A Sydney Morning Herald report alleging that Beijing is eyeing a military base in the South Pacific provoked swift denials from both China and the island nation of Vanuatu on Tuesday, while prompting renewed speculation about Beijing’s ambitions for greater military influence in the region.
The specifics of the report are as follows:
“[Sydney Morning Herald parent] Fairfax Media can reveal there have been preliminary discussions between the Chinese and Vanuatu governments about a military build-up in the island nation.
“While no formal proposals have been put to Vanuatu’s government, senior security officials believe Beijing’s plans could culminate in a full military base.”
Australian Prime Minister Malcolm Turnbull said it was essential to regional stability that China not expand its military presence in the South Pacific.
“We would view with great concern the establishment of any foreign military bases in those Pacific Island countries and neighbours of ours,” he was quoted as telling reporters.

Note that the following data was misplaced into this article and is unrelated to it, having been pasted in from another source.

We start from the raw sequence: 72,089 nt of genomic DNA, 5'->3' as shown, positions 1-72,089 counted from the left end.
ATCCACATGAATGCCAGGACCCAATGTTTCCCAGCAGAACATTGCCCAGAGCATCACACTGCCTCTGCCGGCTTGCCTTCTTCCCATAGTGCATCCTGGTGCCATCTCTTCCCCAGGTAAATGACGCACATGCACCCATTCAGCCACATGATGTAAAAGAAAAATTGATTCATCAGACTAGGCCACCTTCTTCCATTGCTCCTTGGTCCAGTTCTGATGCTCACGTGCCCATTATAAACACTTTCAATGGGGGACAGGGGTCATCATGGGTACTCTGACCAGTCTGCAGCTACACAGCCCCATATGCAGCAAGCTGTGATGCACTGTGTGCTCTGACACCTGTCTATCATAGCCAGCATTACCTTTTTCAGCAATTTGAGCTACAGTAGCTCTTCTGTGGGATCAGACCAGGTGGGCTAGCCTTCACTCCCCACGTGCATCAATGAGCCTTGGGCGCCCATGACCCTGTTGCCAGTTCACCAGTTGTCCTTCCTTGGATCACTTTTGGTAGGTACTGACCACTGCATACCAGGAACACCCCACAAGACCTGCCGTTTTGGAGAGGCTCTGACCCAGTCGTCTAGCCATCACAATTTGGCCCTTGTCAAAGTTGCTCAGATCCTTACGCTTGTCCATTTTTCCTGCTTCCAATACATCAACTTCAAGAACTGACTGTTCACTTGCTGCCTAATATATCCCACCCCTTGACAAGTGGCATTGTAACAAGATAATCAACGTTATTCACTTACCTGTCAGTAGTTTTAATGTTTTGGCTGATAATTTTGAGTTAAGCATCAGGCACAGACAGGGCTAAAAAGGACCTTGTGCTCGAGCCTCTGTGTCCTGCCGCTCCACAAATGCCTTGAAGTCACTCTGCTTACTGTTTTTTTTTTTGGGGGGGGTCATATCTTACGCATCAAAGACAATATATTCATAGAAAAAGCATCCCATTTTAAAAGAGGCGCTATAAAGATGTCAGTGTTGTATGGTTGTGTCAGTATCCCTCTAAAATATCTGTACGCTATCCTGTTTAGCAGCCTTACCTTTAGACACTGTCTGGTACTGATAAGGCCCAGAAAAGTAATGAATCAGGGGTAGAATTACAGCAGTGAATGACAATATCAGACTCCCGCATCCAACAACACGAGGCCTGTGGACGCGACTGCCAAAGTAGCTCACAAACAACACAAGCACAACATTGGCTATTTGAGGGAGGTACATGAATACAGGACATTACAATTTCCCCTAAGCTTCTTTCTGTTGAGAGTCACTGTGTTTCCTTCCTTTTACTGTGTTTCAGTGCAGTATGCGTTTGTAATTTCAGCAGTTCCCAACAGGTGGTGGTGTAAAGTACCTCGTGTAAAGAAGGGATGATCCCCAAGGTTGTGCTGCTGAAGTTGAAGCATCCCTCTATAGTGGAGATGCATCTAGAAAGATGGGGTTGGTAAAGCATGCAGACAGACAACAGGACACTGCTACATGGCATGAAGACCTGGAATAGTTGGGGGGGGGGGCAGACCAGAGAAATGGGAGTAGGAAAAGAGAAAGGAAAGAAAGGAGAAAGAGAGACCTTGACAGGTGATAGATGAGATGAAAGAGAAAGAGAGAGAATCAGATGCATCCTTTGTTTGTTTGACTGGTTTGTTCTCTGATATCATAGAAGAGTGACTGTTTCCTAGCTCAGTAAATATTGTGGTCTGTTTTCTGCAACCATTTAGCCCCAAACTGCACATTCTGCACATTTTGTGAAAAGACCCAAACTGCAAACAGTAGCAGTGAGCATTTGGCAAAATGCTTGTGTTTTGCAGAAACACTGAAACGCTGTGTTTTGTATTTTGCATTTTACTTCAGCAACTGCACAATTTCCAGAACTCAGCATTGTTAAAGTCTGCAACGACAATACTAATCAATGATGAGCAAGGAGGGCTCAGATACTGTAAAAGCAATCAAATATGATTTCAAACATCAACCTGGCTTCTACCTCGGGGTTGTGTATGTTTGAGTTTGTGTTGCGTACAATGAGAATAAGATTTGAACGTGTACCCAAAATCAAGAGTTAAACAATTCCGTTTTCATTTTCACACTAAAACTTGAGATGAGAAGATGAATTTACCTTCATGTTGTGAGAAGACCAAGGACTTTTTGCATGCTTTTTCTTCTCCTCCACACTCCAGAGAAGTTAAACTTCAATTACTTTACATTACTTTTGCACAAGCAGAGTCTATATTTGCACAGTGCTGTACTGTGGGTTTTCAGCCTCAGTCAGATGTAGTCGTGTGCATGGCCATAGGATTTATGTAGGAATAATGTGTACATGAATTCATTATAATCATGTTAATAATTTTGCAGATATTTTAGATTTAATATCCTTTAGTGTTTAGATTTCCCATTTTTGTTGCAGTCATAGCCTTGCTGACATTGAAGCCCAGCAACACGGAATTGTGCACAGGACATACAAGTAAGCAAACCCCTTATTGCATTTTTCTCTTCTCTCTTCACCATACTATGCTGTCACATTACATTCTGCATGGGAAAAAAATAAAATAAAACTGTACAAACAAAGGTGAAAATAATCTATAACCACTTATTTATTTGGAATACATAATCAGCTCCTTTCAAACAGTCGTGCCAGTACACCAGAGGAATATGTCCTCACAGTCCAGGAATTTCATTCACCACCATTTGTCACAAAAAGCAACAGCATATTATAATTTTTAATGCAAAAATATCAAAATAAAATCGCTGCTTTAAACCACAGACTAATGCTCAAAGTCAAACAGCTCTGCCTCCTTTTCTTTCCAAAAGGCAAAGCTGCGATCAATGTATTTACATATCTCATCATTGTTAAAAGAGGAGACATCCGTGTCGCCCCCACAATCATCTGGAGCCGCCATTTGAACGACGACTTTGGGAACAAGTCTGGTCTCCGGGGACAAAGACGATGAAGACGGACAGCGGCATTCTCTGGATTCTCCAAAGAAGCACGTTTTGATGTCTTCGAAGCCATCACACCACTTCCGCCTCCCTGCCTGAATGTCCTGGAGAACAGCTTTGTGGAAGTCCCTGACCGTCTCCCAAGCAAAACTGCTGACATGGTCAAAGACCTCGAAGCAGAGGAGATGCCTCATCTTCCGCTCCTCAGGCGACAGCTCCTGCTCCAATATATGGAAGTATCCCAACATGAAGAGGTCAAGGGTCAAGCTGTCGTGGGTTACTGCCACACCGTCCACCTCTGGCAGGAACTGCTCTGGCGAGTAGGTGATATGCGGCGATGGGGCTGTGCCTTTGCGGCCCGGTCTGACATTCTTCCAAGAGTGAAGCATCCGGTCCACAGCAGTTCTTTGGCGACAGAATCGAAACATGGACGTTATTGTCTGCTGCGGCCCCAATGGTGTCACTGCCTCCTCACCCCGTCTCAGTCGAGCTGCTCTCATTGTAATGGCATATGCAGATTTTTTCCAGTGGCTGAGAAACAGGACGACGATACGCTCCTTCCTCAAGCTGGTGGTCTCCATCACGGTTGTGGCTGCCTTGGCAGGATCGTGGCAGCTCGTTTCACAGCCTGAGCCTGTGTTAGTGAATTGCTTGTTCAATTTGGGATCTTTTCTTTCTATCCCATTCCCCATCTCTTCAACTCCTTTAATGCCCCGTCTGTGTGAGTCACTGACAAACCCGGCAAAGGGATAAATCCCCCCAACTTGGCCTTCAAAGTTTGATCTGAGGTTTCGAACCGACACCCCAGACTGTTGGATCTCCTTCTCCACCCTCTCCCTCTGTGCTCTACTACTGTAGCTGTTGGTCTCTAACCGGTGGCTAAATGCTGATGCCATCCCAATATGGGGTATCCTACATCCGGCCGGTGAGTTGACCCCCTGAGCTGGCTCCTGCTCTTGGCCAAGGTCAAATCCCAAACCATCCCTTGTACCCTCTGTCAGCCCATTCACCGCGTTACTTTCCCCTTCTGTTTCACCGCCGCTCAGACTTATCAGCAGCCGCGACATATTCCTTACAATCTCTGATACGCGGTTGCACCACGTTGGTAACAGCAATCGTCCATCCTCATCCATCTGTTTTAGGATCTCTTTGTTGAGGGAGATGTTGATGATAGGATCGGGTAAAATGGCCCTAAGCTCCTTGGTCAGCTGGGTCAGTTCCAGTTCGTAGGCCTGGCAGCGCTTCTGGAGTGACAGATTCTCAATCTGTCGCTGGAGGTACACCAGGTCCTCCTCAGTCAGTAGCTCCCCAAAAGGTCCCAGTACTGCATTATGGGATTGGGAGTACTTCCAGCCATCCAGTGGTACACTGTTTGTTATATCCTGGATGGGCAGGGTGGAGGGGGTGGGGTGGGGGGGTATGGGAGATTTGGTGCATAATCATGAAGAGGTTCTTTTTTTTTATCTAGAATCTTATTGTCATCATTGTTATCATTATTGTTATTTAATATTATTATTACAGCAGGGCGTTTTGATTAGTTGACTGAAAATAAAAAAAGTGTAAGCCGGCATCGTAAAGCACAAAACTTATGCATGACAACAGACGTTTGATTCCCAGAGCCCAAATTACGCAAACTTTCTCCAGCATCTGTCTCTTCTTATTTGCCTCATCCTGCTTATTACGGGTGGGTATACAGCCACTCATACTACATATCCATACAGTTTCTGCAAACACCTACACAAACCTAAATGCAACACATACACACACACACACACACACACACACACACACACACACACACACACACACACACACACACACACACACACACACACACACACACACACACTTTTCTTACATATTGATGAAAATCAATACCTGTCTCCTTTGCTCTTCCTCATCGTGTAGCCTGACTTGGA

The report went on to cite sources as saying Beijing would employ what is often referred to as a “salami-slicing” strategy, proceeding in small incremental steps toward a long-term goal of increased military presence.
China and Vanuatu issued categorical denials of the news.
“No one in the Vanuatu government has ever talked about a Chinese military base in Vanuatu of any sort,” Foreign Minister Ralph Regenvanu was quoted by the Australian Broadcasting Corporation as saying.
“We are a non-aligned country. We are not interested in militarization.”
In response to a Chinese-language question at a regular press briefing on Tuesday, China’s Foreign Ministry spokesman, Geng Shuang, used the English words “fake news” to describe the report.
“You should have already noticed, Vanuatu’s Foreign Ministry already cleared the record,” Geng said.